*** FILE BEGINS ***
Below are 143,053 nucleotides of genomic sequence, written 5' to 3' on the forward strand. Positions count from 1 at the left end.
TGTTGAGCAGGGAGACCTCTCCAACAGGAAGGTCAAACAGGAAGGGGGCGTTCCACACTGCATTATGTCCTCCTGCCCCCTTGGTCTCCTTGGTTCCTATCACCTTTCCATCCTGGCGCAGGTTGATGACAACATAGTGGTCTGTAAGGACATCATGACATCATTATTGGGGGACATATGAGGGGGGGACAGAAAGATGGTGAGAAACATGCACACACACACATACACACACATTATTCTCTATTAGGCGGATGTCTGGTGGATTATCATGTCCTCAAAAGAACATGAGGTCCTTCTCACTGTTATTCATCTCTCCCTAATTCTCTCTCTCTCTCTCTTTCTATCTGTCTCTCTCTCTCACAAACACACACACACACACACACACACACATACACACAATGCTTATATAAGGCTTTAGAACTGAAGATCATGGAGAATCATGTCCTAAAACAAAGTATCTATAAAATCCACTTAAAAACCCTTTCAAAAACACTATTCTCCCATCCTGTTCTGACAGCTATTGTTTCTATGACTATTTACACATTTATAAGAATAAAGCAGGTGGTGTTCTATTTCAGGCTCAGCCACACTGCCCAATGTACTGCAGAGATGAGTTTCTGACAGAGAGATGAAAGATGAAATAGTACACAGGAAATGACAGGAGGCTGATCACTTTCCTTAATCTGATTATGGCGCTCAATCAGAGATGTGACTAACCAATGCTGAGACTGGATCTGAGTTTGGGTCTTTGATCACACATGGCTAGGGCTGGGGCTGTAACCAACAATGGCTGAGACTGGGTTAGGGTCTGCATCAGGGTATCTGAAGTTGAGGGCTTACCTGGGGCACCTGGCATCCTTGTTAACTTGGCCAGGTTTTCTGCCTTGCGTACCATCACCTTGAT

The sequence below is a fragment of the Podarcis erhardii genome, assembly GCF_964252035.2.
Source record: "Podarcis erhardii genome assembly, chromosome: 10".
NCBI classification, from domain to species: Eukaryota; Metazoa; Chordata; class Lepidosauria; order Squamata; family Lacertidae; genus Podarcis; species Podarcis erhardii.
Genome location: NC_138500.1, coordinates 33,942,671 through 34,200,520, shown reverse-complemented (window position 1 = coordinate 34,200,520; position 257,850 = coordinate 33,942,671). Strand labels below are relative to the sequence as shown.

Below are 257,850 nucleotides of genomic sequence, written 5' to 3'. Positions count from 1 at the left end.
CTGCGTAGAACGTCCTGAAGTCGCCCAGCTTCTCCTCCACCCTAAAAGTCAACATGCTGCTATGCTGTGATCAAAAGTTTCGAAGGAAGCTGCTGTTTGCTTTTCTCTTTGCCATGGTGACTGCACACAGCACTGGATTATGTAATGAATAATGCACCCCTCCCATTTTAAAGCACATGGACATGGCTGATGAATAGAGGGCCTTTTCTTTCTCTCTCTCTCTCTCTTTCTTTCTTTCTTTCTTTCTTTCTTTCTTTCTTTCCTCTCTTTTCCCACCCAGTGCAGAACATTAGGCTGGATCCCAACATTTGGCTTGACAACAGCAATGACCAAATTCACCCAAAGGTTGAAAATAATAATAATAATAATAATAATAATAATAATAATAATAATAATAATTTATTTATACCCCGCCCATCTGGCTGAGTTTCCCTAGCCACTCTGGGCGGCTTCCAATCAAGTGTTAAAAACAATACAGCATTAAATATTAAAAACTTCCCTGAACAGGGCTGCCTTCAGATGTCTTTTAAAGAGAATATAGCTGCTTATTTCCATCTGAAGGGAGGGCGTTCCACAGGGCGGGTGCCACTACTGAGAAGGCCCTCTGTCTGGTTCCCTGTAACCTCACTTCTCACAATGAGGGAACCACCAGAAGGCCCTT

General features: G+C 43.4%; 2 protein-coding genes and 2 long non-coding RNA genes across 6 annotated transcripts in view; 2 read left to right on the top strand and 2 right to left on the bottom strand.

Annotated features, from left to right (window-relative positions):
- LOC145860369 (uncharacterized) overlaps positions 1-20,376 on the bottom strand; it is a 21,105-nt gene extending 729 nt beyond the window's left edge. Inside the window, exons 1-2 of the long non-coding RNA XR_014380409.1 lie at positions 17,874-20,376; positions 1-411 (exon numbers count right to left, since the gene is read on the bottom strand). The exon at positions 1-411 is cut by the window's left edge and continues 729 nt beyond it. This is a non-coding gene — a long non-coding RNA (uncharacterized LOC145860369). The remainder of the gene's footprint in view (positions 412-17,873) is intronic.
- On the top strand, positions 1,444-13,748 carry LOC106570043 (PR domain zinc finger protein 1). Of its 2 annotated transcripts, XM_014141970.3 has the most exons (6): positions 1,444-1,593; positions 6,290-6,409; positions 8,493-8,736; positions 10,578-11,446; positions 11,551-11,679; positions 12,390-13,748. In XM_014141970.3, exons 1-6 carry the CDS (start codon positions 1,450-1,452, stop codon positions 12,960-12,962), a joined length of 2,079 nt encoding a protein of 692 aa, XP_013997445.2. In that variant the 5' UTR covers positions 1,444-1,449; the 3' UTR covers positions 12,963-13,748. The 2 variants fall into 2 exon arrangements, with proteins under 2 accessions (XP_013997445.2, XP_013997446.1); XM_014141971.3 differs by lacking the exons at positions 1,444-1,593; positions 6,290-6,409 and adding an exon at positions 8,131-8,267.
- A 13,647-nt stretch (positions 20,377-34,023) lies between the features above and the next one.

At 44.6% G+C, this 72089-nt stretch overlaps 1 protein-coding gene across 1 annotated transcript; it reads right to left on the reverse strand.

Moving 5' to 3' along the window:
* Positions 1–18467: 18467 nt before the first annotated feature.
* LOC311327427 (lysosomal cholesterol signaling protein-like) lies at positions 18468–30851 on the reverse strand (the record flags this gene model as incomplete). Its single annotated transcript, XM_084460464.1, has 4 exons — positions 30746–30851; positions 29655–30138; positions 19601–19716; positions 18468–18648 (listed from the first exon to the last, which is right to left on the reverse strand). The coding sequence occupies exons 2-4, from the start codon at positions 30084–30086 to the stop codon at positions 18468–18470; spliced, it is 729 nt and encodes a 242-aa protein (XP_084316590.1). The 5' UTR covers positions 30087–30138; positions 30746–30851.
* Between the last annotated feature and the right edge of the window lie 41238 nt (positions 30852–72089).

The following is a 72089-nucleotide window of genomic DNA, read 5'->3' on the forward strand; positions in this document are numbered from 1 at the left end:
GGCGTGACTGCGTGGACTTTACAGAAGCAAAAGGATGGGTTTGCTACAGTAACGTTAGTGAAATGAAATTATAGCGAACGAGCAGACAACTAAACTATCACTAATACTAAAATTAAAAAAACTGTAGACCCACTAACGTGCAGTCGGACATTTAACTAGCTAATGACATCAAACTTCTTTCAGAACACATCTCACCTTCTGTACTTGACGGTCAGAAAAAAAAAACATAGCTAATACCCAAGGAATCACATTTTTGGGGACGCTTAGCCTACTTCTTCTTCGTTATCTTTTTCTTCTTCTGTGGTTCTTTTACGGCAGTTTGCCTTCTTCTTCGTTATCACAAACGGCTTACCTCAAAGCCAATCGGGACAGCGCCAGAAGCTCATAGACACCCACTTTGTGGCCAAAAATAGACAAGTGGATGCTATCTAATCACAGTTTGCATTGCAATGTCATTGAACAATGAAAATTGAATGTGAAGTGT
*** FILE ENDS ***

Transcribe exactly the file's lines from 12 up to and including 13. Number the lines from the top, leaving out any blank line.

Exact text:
- On the top strand, positions 1,444-13,748 carry LOC106570043 (PR domain zinc finger protein 1). Of its 2 annotated transcripts, XM_014141970.3 has the most exons (6): positions 1,444-1,593; positions 6,290-6,409; positions 8,493-8,736; positions 10,578-11,446; positions 11,551-11,679; positions 12,390-13,748. In XM_014141970.3, exons 1-6 carry the CDS (start codon positions 1,450-1,452, stop codon positions 12,960-12,962), a joined length of 2,079 nt encoding a protein of 692 aa, XP_013997445.2. In that variant the 5' UTR covers positions 1,444-1,449; the 3' UTR covers positions 12,963-13,748. The 2 variants fall into 2 exon arrangements, with proteins under 2 accessions (XP_013997445.2, XP_013997446.1); XM_014141971.3 differs by lacking the exons at positions 1,444-1,593; positions 6,290-6,409 and adding an exon at positions 8,131-8,267.
- A 13,647-nt stretch (positions 20,377-34,023) lies between the features above and the next one.